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Byline: with Hannah Stephenson

THINKING about laying a new lawn? Want to give a boost to the bare patches that have seen a lot of wear and tear in the last few months?

Well, the next couple of months are the best times to lay turf, if that's the way you want to go. Before you make your decision, remember that turf is much more expensive than growing a lawn from seed. But it does provide instant results and can prove long-lasting and healthy if you take care of it.

The disadvantage is that you can never be quite sure you are getting exactly the grass you want unless you buy seeded turf, which is even more pricey. So what sort of lawn do you want? There are many turves to choose from which come in different sizes, from one square foot to three square yards.

The most popular, and cheapest, is meadow grass but be warned, it contains hardly any lawn grass and can be full of weeds.

You may be lucky and get a hard-wearing, reasonable lawn but it's best to take a sample before you buy it. Other types include Downland turf and Parkland turf - both superior to meadow grass .

It should be of a good, uniform colour, devoid of pests or disease, with few or no weeds and recently mown. Now look at the soil underneath. There should be plenty of visible white roots and good soil which isn't stony.

Another good test is to lift up the turf holding one end with both hands and shake it gently.

It shouldn't split or fall to pieces.

Seeded turf is often used in landscape gardening, being lighter than standard turf and composed of good lawn grasses.

Turf can be laid at any time from mid-autumn until late spring, except when the soil is very wet and muddy, or during frosty weather. You need to mark out the area and prepare the ground before laying each turf. It should be dug deeply and sprinkled with fertiliser dressing. Then the soil should be raked, stones and roots removed and the ground levelled, firming the soil with your feet.

Start by laying the edging turves. Start with a single row along the longest, straightest side of the area. If no side is straight, start in from the edge and you can plug the gap later.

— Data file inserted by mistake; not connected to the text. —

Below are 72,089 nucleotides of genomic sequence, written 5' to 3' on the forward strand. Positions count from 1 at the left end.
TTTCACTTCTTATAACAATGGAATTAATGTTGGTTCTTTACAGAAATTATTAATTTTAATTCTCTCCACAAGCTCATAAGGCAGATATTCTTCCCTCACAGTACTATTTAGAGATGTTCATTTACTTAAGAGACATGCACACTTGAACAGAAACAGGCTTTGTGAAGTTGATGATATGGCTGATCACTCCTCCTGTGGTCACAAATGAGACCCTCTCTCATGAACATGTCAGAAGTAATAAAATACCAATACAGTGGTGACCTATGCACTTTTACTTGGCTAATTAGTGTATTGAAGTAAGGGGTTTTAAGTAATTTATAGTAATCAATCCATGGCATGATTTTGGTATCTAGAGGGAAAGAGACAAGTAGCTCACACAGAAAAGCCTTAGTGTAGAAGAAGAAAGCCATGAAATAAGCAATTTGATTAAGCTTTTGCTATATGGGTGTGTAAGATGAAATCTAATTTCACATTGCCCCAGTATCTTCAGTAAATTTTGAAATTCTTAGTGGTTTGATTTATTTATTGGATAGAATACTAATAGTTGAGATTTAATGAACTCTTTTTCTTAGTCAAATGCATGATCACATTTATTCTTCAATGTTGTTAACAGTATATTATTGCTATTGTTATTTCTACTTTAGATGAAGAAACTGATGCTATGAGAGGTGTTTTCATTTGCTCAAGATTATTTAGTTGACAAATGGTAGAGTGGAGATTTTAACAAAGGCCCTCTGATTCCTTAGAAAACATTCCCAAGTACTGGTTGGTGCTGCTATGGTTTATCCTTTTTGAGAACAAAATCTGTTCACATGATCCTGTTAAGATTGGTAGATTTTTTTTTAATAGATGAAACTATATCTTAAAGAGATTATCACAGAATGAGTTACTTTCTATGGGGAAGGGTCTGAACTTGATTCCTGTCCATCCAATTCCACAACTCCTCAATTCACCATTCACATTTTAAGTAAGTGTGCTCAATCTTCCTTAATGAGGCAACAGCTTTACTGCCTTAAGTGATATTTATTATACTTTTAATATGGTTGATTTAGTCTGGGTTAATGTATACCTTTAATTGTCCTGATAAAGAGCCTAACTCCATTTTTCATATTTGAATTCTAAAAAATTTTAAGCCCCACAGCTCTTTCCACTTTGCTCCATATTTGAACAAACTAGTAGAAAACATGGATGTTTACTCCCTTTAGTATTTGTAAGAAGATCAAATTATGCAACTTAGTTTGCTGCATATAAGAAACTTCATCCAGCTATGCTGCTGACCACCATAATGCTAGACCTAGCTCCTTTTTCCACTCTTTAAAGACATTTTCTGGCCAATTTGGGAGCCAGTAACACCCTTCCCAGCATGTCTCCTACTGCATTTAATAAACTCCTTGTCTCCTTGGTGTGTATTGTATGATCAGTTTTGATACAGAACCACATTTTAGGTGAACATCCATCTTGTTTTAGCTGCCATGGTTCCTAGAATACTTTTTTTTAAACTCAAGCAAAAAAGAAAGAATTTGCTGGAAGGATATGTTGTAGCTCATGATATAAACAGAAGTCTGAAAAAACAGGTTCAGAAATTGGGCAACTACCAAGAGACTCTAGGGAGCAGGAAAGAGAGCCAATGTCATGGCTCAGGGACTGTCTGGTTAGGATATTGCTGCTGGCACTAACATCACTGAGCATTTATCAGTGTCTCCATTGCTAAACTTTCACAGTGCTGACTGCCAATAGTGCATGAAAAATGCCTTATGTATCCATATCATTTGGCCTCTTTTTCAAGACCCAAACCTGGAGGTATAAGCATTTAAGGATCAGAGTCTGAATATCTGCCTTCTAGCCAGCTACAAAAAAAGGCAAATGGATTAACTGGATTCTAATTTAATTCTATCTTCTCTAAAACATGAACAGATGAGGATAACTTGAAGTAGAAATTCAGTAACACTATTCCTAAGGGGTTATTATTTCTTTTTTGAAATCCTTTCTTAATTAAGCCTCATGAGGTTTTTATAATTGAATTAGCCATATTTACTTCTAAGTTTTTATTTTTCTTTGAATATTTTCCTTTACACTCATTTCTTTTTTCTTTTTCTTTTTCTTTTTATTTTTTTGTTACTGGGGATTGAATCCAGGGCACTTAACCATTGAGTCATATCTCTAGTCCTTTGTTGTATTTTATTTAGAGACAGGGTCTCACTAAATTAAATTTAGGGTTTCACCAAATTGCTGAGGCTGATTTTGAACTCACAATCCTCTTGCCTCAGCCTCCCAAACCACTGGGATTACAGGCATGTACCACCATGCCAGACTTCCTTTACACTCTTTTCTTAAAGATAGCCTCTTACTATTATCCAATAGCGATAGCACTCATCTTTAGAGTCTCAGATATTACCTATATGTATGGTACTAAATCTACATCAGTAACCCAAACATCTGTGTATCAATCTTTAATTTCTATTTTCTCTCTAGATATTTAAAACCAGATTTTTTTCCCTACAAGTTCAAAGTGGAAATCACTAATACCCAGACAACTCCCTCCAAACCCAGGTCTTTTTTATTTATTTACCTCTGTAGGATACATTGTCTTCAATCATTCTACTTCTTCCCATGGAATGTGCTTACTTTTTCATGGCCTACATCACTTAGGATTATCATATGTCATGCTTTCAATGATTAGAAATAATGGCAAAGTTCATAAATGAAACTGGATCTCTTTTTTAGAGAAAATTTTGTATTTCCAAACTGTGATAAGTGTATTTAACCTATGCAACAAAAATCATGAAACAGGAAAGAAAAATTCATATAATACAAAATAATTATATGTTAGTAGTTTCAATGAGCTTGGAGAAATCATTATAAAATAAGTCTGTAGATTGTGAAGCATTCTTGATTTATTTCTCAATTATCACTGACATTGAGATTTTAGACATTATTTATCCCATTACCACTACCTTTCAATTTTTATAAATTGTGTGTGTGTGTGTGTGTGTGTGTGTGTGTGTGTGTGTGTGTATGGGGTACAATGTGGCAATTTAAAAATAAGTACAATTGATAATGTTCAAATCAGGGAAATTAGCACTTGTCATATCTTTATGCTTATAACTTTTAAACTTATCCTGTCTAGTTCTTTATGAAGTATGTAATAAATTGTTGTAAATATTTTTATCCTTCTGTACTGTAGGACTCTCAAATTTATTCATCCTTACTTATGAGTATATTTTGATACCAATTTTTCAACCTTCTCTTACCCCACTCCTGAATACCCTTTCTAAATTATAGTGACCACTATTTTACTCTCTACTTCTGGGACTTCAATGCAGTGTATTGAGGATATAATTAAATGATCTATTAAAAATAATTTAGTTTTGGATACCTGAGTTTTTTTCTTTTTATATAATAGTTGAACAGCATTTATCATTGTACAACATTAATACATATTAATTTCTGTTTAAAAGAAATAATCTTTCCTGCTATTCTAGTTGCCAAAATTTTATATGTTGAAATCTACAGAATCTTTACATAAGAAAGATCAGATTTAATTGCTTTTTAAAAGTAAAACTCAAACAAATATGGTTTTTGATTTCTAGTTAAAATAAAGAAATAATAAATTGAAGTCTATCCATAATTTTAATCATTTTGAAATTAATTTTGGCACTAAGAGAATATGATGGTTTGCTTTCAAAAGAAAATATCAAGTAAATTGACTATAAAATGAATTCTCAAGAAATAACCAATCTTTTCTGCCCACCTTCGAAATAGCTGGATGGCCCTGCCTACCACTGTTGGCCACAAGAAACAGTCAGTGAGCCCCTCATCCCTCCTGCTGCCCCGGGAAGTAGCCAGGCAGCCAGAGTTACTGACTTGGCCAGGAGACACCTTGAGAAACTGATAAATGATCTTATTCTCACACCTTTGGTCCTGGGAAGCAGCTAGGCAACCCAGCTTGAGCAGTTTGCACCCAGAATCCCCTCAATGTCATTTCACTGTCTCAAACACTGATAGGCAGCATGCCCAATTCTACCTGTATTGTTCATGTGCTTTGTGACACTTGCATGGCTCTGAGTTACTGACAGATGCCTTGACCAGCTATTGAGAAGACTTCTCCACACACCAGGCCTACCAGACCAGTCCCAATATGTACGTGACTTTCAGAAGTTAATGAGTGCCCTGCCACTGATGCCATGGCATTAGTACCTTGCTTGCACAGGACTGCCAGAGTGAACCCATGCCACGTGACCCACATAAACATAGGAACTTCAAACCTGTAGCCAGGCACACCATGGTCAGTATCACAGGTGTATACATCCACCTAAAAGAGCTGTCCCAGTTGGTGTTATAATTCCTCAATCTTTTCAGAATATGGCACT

Stand on a wooden plank and tap down each row with the back of a rake, then check the level by placing a piece of wood on the turf and a spirit level on top.

If there are bumps it's best to take up the turf and fill the holes with more soil rather than bash it down Now lay out the second row, pulling it hard into the first. At the end of each line, overlap the turf with the edging turf and cut off the excess with an old knife so it makes a good fit. Remember to always stand on a plank when you are working, not on the newly laid turf or the unturfed patch.

Once your new lawn has been laid, water thoroughly if the weather is dry and keep off the new lawn until it has rooted into the soil.

You can also mow new turf when necessary but make sure the blades are set fairly high.

The transformation will seem instant, but it will take a good few weeks for the new lawn to settle and the joins to disappear.

PLANT OF THE WEEK - Sedum This is a real autumn stalwart in the garden when everything else is fading, providing colour against a backdrop of succulent, greygreen foliage.

This perennial, otherwise known as the ice plant or stonecrop, belongs to a family of sunlovers, and will create solid edging to a border, living happily even in poor soil.

Among the best is S. spectabile, which grows to about 2ft and bears star-shaped pink flowers, loved by bees and butterflies.

For different colours, go for 'Carmen', which provides rose red flowers, or 'Autumn Joy', which has 8in salmon pink flowerheads which turn rusty brown in autumn.

A newcomer worth trying, with burgundy leaves and lilac flowers, is S. 'Purple Emperor'.

In autumn sedums can be lifted and divided.

But leave the flowerheads on them which will add ornament to the winter garden.

GARDENING CHORES Lift and divide overcrowded, lacklustre perennials.

Continue to lift and overwinter tender perennials such as geraniums when they have finished flowering.

Trim back established roses to avoid wind damage. Tie in new shoots on climbers and ramblers.

Rake the lawn to remove thatch and aerate the lawn by making holes with a garden fork and then spreading sharp sand over the area.

Continue to harvest and store apples.

Sow sweetpeas in the coldframe.

Continue to plant spring bulbs.

Spread compost on vacant soil and work it in with a fork.

Take cuttings of hydrangeas, heathers and crysanthemums.

Reduce watering in the greenhouse.

Cut down asparagus and mulch.


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Copyright 2001 Gale, Cengage Learning. All rights reserved.

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Title Annotation:Features
Publication:Wales On Sunday (Cardiff, Wales)
Date:Sep 30, 2001
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